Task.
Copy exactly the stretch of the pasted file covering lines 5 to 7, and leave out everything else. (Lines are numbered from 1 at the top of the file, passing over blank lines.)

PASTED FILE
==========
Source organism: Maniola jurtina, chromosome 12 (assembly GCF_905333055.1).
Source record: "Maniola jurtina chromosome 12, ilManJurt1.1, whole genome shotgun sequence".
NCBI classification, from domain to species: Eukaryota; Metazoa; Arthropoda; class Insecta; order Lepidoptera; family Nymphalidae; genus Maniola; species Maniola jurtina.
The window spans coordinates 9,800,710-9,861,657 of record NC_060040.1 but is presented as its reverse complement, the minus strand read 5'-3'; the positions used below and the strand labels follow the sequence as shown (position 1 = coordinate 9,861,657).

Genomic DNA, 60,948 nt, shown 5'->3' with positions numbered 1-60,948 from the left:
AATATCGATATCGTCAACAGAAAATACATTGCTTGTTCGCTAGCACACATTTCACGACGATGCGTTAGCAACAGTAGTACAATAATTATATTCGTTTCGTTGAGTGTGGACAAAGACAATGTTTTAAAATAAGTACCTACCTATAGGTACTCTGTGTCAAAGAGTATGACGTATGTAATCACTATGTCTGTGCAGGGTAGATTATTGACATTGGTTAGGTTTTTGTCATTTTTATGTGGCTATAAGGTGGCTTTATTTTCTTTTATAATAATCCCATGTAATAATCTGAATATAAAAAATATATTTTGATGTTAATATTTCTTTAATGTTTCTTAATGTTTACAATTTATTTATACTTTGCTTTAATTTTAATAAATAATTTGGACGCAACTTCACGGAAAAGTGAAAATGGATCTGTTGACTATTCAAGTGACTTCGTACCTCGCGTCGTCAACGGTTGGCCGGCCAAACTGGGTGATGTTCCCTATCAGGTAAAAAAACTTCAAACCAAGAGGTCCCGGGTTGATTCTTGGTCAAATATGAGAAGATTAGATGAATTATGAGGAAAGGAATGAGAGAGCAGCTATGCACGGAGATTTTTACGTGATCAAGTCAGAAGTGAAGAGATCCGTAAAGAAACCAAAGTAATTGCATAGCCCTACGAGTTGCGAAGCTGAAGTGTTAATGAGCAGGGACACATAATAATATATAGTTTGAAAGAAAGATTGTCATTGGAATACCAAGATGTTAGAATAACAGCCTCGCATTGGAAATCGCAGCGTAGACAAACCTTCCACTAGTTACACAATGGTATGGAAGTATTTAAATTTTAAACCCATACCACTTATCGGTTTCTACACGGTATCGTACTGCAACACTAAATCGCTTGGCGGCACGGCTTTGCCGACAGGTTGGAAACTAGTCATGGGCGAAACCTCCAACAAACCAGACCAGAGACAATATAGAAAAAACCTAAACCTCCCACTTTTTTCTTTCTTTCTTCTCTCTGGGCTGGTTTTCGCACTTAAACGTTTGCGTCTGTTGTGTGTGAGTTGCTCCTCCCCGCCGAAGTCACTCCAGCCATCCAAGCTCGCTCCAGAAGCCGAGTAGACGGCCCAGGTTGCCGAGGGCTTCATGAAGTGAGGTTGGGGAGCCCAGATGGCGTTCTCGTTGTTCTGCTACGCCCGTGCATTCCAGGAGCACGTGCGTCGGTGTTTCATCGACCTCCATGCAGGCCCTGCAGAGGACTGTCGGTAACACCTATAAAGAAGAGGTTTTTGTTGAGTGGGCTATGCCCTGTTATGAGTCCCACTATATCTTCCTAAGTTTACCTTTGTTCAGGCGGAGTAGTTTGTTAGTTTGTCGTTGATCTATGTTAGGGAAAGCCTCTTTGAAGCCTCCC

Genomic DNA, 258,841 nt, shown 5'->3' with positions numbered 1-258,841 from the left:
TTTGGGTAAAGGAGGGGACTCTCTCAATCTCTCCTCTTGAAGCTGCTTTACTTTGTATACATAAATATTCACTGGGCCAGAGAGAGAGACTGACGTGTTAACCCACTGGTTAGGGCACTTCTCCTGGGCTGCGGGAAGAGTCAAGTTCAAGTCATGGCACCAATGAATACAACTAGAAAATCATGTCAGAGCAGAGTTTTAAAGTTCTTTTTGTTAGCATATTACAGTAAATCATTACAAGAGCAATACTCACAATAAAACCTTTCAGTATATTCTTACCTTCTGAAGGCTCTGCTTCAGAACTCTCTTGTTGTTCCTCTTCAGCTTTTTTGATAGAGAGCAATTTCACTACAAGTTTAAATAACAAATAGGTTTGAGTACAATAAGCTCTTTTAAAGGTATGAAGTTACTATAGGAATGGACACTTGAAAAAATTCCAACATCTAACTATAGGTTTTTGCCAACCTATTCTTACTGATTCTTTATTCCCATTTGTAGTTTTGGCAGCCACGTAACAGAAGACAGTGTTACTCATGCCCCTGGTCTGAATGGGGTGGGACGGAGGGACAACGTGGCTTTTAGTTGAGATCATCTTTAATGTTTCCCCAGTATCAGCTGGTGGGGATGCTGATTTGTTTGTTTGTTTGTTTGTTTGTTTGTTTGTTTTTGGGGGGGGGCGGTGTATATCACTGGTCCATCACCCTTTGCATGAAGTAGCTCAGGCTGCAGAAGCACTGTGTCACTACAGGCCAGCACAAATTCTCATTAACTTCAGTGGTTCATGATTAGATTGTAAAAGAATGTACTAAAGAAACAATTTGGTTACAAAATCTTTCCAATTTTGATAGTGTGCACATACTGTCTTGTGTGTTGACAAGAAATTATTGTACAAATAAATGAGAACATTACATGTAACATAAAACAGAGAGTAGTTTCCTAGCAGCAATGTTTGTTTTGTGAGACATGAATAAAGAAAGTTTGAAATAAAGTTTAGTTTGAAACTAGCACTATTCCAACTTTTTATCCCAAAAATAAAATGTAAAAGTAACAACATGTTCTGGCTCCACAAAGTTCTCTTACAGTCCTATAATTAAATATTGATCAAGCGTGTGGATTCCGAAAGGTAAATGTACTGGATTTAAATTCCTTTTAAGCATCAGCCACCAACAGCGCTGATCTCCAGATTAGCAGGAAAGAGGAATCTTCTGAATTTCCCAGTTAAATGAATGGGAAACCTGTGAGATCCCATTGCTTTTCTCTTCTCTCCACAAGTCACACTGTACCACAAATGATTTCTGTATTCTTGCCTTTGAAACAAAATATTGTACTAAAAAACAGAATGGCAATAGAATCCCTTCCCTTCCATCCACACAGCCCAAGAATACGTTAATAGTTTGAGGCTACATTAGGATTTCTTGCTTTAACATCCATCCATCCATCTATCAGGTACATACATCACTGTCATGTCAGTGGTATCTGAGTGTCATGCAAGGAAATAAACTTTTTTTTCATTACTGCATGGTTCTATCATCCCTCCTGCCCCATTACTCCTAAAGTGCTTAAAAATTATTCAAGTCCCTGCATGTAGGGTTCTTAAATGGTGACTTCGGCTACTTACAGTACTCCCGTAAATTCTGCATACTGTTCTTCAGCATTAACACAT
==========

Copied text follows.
Genomic DNA, 60,948 nt, shown 5'->3' with positions numbered 1-60,948 from the left:
AATATCGATATCGTCAACAGAAAATACATTGCTTGTTCGCTAGCACACATTTCACGACGATGCGTTAGCAACAGTAGTACAATAATTATATTCGTTTCGTTGAGTGTGGACAAAGACAATGTTTTAAAATAAGTACCTACCTATAGGTACTCTGTGTCAAAGAGTATGACGTATGTAATCACTATGTCTGTGCAGGGTAGATTATTGACATTGGTTAGGTTTTTGTCATTTTTATGTGGCTATAAGGTGGCTTTATTTTCTTTTATAATAATCCCATGTAATAATCTGAATATAAAAAATATATTTTGATGTTAATATTTCTTTAATGTTTCTTAATGTTTACAATTTATTTATACTTTGCTTTAATTTTAATAAATAATTTGGACGCAACTTCACGGAAAAGTGAAAATGGATCTGTTGACTATTCAAGTGACTTCGTACCTCGCGTCGTCAACGGTTGGCCGGCCAAACTGGGTGATGTTCCCTATCAGGTAAAAAAACTTCAAACCAAGAGGTCCCGGGTTGATTCTTGGTCAAATATGAGAAGATTAGATGAATTATGAGGAAAGGAATGAGAGAGCAGCTATGCACGGAGATTTTTACGTGATCAAGTCAGAAGTGAAGAGATCCGTAAAGAAACCAAAGTAATTGCATAGCCCTACGAGTTGCGAAGCTGAAGTGTTAATGAGCAGGGACACATAATAATATATAGTTTGAAAGAAAGATTGTCATTGGAATACCAAGATGTTAGAATAACAGCCTCGCATTGGAAATCGCAGCGTAGACAAACCTTCCACTAGTTACACAATGGTATGGAAGTATTTAAATTTTAAACCCATACCACTTATCGGTTTCTACACGGTATCGTACTGCAACACTAAATCGCTTGGCGGCACGGCTTTGCCGACAGGTTGGAAACTAGTCATGGGCGAAACCTCCAACAAACCAGACCAGAGACAATATAGAAAAAACCTAAACCTCCCACTTTTTTCTTTCTTTCTTCTCTCTGGGCTGGTTTTCGCACTTAAACGTTTGCGTCTGTTGTGTGTGAGTTGCTCCTCCCCGCCGAAGTCACTCCAGCCATCCAAGCTCGCTCCAGAAGCCGAGTAGACGGCCCAGGTTGCCGAGGGCTTCATGAAGTGAGGTTGGGGAGCCCAGATGGCGTTCTCGTTGTTCTGCTACGCCCGTGCATTCCAGGAGCACGTGCGTCGGTGTTTCATCGACCTCCATGCAGGCCCTGCAGAGGACTGTCGGTAACACCTATAAAGAAGAGGTTTTTGTTGAGTGGGCTATGCCCTGTTATGAGTCCCACTATATCTTCCTAAGTTTACCTTTGTTCAGGCGGAGTAGTTTGTTAGTTTGTCGTTGATCTATGTTAGGGAAAGCCTCTTTGAAGCCTCCC

Genomic DNA, 258,841 nt, shown 5'->3' with positions numbered 1-258,841 from the left: